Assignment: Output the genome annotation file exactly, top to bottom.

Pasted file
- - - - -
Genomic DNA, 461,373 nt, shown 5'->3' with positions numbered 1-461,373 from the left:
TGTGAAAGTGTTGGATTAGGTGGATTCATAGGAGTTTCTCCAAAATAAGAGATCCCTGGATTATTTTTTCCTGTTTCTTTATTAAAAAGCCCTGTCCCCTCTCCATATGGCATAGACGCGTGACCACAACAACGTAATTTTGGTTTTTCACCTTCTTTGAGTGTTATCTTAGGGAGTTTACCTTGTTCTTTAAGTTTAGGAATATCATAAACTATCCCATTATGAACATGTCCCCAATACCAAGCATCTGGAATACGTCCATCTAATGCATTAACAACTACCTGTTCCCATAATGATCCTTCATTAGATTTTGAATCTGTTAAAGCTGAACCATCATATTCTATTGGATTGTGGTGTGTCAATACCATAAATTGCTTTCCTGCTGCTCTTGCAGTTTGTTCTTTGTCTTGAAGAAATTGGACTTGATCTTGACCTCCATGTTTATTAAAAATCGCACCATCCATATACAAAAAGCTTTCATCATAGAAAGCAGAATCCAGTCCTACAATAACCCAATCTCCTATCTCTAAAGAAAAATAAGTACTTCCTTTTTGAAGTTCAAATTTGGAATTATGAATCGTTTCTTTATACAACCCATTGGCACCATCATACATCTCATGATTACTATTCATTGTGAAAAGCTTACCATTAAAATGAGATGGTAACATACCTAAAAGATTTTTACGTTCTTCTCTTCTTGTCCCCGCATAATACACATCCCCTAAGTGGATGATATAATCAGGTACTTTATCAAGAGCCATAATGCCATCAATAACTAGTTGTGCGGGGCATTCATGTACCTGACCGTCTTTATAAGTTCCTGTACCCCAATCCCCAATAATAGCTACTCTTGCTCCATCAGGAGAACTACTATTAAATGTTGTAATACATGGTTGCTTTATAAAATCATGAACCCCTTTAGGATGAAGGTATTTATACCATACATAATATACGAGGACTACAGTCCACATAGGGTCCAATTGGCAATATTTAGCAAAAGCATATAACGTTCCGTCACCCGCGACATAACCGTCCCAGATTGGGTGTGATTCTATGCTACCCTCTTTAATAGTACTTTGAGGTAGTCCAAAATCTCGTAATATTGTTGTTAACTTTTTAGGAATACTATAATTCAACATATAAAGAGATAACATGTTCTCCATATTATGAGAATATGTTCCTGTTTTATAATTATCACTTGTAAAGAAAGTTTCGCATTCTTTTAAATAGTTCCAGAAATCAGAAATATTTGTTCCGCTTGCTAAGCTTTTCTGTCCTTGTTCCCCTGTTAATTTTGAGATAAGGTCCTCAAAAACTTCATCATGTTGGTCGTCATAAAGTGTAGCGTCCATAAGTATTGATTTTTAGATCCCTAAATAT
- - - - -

Genomic DNA, 461,373 nt, shown 5'->3' with positions numbered 1-461,373 from the left:
TGTGAAAGTGTTGGATTAGGTGGATTCATAGGAGTTTCTCCAAAATAAGAGATCCCTGGATTATTTTTTCCTGTTTCTTTATTAAAAAGCCCTGTCCCCTCTCCATATGGCATAGACGCGTGACCACAACAACGTAATTTTGGTTTTTCACCTTCTTTGAGTGTTATCTTAGGGAGTTTACCTTGTTCTTTAAGTTTAGGAATATCATAAACTATCCCATTATGAACATGTCCCCAATACCAAGCATCTGGAATACGTCCATCTAATGCATTAACAACTACCTGTTCCCATAATGATCCTTCATTAGATTTTGAATCTGTTAAAGCTGAACCATCATATTCTATTGGATTGTGGTGTGTCAATACCATAAATTGCTTTCCTGCTGCTCTTGCAGTTTGTTCTTTGTCTTGAAGAAATTGGACTTGATCTTGACCTCCATGTTTATTAAAAATCGCACCATCCATATACAAAAAGCTTTCATCATAGAAAGCAGAATCCAGTCCTACAATAACCCAATCTCCTATCTCTAAAGAAAAATAAGTACTTCCTTTTTGAAGTTCAAATTTGGAATTATGAATCGTTTCTTTATACAACCCATTGGCACCATCATACATCTCATGATTACTATTCATTGTGAAAAGCTTACCATTAAAATGAGATGGTAACATACCTAAAAGATTTTTACGTTCTTCTCTTCTTGTCCCCGCATAATACACATCCCCTAAGTGGATGATATAATCAGGTACTTTATCAAGAGCCATAATGCCATCAATAACTAGTTGTGCGGGGCATTCATGTACCTGACCGTCTTTATAAGTTCCTGTACCCCAATCCCCAATAATAGCTACTCTTGCTCCATCAGGAGAACTACTATTAAATGTTGTAATACATGGTTGCTTTATAAAATCATGAACCCCTTTAGGATGAAGGTATTTATACCATACATAATATACGAGGACTACAGTCCACATAGGGTCCAATTGGCAATATTTAGCAAAAGCATATAACGTTCCGTCACCCGCGACATAACCGTCCCAGATTGGGTGTGATTCTATGCTACCCTCTTTAATAGTACTTTGAGGTAGTCCAAAATCTCGTAATATTGTTGTTAACTTTTTAGGAATACTATAATTCAACATATAAAGAGATAACATGTTCTCCATATTATGAGAATATGTTCCTGTTTTATAATTATCACTTGTAAAGAAAGTTTCGCATTCTTTTAAATAGTTCCAGAAATCAGAAATATTTGTTCCGCTTGCTAAGCTTTTCTGTCCTTGTTCCCCTGTTAATTTTGAGATAAGGTCCTCAAAAACTTCATCATGTTGGTCGTCATAAAGTGTAGCGTCCATAAGTATTGATTTTTAGATCCCTAAATAT